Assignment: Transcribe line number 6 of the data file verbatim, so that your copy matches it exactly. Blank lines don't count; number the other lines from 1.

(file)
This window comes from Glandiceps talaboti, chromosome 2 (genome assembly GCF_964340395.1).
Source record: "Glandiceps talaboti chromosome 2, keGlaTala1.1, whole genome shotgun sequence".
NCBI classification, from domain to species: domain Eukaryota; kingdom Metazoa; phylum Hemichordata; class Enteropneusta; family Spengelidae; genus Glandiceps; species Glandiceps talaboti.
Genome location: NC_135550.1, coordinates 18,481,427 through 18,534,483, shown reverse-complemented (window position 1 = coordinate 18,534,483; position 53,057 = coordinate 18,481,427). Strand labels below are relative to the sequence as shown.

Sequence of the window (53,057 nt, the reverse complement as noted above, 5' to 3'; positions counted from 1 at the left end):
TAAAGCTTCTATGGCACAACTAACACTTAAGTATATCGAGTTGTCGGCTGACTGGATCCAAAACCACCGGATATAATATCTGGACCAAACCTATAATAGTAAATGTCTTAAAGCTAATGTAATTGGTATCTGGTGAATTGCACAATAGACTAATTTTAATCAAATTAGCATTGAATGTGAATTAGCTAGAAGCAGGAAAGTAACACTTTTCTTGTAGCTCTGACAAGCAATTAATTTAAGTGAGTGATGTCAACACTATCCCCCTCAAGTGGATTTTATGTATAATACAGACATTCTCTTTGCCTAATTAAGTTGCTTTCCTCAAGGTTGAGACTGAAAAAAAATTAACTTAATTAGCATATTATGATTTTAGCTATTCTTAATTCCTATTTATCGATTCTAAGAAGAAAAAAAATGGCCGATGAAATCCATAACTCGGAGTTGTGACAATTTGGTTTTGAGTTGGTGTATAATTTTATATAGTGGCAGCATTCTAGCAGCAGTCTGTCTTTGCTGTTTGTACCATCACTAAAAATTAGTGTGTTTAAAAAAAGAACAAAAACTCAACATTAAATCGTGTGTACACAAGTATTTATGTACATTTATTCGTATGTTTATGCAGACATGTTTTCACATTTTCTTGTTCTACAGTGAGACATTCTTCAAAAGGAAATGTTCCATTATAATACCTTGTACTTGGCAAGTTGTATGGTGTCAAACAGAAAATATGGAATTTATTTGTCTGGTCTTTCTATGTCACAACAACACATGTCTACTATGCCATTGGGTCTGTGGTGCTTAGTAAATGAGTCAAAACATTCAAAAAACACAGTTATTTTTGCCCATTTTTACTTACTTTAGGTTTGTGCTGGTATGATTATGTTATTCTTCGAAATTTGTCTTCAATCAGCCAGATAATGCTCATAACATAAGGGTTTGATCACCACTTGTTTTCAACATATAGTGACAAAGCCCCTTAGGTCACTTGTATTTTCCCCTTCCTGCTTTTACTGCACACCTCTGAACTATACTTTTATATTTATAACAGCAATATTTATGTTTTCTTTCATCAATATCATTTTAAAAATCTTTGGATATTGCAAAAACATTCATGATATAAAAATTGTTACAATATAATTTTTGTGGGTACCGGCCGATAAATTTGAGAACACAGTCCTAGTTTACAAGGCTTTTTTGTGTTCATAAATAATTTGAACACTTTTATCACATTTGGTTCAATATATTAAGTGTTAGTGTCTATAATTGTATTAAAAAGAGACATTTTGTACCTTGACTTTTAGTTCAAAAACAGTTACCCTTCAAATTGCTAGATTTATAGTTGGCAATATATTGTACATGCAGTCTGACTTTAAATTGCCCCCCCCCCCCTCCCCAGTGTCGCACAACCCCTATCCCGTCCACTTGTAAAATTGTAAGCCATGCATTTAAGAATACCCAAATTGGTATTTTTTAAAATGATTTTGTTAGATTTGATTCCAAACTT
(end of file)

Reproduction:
TAAAGCTTCTATGGCACAACTAACACTTAAGTATATCGAGTTGTCGGCTGACTGGATCCAAAACCACCGGATATAATATCTGGACCAAACCTATAATAGTAAATGTCTTAAAGCTAATGTAATTGGTATCTGGTGAATTGCACAATAGACTAATTTTAATCAAATTAGCATTGAATGTGAATTAGCTAGAAGCAGGAAAGTAACACTTTTCTTGTAGCTCTGACAAGCAATTAATTTAAGTGAGTGATGTCAACACTATCCCCCTCAAGTGGATTTTATGTATAATACAGACATTCTCTTTGCCTAATTAAGTTGCTTTCCTCAAGGTTGAGACTGAAAAAAAATTAACTTAATTAGCATATTATGATTTTAGCTATTCTTAATTCCTATTTATCGATTCTAAGAAGAAAAAAAATGGCCGATGAAATCCATAACTCGGAGTTGTGACAATTTGGTTTTGAGTTGGTGTATAATTTTATATAGTGGCAGCATTCTAGCAGCAGTCTGTCTTTGCTGTTTGTACCATCACTAAAAATTAGTGTGTTTAAAAAAAGAACAAAAACTCAACATTAAATCGTGTGTACACAAGTATTTATGTACATTTATTCGTATGTTTATGCAGACATGTTTTCACATTTTCTTGTTCTACAGTGAGACATTCTTCAAAAGGAAATGTTCCATTATAATACCTTGTACTTGGCAAGTTGTATGGTGTCAAACAGAAAATATGGAATTTATTTGTCTGGTCTTTCTATGTCACAACAACACATGTCTACTATGCCATTGGGTCTGTGGTGCTTAGTAAATGAGTCAAAACATTCAAAAAACACAGTTATTTTTGCCCATTTTTACTTACTTTAGGTTTGTGCTGGTATGATTATGTTATTCTTCGAAATTTGTCTTCAATCAGCCAGATAATGCTCATAACATAAGGGTTTGATCACCACTTGTTTTCAACATATAGTGACAAAGCCCCTTAGGTCACTTGTATTTTCCCCTTCCTGCTTTTACTGCACACCTCTGAACTATACTTTTATATTTATAACAGCAATATTTATGTTTTCTTTCATCAATATCATTTTAAAAATCTTTGGATATTGCAAAAACATTCATGATATAAAAATTGTTACAATATAATTTTTGTGGGTACCGGCCGATAAATTTGAGAACACAGTCCTAGTTTACAAGGCTTTTTTGTGTTCATAAATAATTTGAACACTTTTATCACATTTGGTTCAATATATTAAGTGTTAGTGTCTATAATTGTATTAAAAAGAGACATTTTGTACCTTGACTTTTAGTTCAAAAACAGTTACCCTTCAAATTGCTAGATTTATAGTTGGCAATATATTGTACATGCAGTCTGACTTTAAATTGCCCCCCCCCCCCTCCCCAGTGTCGCACAACCCCTATCCCGTCCACTTGTAAAATTGTAAGCCATGCATTTAAGAATACCCAAATTGGTATTTTTTAAAATGATTTTGTTAGATTTGATTCCAAACTT